“Notifications make managing my money less scary”

Monzo’s notifications make me much more aware of my spending. When using cash was more common, it was easy to know your money was going down. Notifications give me the same feeling. I’m now aware of what's in my bank all the time and I’m not scared when I open the app.

“My main money goal right now is to keep building my savings so I feel more secure”

I really want to feel like I've got some proper savings behind me. This will give me security if I go to the dentist and I get a £1k bill, for example, or if something goes wrong in my life.

I have an Easy Access Savings Pot which I put £2 a day into, which I don't even notice, and all my round ups from my transactions go there as well. So that’s saving money in the background, which is good. At the beginning of December I put an extra £20 into that account to bump it up. 

“I use Pots to divide up all my money at the start of the month and I use virtual cards to spend from them”

At the moment I have one Pot for travel and lunch when I go into the office twice a week, with a picture of a London bus. I put £110 a month in here and use a virtual card through Monzo Premium, so I can pay for my commute and food directly from this Pot using Apple Pay.

It’s nice knowing I’ve got money there for my travel and food while I’m at the office. I’m not going to get to the end of the month and be like, ‘Oh crap, I haven't got enough money left for commuting’. It sets you up so you know how much money is left to spend on anything you want after all your essentials are covered.

I also have a Pot for my personal bills, which I put £330 a month into. And this month I've got one called Scotland because I've got a trip coming up.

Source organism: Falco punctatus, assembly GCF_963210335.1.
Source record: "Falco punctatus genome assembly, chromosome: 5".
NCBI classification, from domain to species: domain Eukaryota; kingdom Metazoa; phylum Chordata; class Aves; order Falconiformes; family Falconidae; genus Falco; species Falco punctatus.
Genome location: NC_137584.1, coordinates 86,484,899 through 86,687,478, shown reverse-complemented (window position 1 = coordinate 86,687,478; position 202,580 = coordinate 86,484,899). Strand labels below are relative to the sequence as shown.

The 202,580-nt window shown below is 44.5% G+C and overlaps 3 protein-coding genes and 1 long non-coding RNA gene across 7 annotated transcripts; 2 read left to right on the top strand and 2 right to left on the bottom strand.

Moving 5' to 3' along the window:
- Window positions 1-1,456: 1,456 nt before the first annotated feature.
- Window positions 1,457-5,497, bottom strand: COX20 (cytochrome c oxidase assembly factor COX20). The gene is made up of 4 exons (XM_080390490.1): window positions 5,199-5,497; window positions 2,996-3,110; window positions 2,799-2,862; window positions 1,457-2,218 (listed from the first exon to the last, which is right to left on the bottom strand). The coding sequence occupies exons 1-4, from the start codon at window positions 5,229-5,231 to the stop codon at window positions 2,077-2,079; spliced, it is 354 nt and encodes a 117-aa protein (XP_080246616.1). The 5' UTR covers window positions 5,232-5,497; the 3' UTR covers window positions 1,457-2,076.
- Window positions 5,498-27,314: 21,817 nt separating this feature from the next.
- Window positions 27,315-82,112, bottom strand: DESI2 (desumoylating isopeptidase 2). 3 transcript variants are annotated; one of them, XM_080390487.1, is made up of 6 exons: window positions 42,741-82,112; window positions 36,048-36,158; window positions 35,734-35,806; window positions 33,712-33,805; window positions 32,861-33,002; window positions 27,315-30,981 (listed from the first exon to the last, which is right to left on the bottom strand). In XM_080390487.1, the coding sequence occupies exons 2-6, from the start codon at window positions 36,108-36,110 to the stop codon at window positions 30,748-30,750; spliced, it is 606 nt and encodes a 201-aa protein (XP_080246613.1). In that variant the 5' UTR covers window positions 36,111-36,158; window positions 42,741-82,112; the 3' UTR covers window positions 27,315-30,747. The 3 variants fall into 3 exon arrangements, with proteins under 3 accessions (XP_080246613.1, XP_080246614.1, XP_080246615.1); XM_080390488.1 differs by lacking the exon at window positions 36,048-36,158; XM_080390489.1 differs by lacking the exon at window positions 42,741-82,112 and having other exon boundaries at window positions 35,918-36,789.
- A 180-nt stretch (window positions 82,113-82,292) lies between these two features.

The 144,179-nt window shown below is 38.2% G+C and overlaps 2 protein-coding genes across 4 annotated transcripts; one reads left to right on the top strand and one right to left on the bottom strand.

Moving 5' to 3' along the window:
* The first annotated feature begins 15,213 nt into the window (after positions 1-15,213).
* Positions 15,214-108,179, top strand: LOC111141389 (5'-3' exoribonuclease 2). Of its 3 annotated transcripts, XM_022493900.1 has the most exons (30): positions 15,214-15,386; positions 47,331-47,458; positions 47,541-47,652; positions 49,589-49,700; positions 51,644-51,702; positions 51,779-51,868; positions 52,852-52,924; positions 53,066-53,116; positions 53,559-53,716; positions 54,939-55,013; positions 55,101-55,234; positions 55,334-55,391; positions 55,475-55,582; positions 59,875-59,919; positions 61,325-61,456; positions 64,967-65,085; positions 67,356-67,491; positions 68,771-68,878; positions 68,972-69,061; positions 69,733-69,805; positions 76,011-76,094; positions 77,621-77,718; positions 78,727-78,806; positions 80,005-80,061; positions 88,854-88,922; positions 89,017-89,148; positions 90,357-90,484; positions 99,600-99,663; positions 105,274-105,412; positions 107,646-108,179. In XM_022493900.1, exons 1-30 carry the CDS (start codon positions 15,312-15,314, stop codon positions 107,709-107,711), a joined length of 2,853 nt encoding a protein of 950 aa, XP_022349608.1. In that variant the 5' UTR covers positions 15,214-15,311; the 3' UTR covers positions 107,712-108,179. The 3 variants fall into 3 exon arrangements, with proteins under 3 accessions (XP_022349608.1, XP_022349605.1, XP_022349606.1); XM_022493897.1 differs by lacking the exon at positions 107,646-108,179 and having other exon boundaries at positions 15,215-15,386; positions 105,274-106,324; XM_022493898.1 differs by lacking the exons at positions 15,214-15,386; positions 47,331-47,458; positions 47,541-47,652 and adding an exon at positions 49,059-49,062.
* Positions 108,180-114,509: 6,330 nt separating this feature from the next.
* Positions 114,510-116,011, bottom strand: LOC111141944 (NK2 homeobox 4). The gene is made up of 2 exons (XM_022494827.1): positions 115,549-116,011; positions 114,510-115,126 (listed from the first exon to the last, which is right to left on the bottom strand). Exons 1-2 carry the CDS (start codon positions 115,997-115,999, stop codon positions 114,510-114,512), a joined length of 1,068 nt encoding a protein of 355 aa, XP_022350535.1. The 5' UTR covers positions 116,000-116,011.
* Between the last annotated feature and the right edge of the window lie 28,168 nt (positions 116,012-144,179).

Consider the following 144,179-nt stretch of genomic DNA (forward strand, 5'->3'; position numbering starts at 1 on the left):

“Pots make it a lot easier to manage household bills and spending with my boyfriend”

We put £1200 each into our joint account at the beginning of the month. We've got one Pot called ‘Bills, bills, bills,’ which has a picture of a light bulb. We put £2000 of the £2400 into the bills Pot, which is more money than we need in there but this means we know we’ll have enough. Everything left over is for food and other things we need.

“I feel like I can finally talk honestly about money”

I didn’t even used to speak with my boyfriend about these things at all. I can now talk honestly about it and look at the reality of how I can get to where I want to be and feel financially secure.

It’s really helped me be able to talk about money with friends, too. They also use Monzo. And being able to share the ways I’ve started to save and manage my money using the Monzo tools has helped open up conversations. 

I’m still on a journey to get there, but I’m not in an overdraft anymore and that’s great. Every month I’m stable and my savings are going up. It’s made me feel like I have control and it feels a lot easier to manage. 

Remember, this is just one person's story. Do you relate to Rachel’s experience? Have you ever struggled to open up about money? Share your point of view.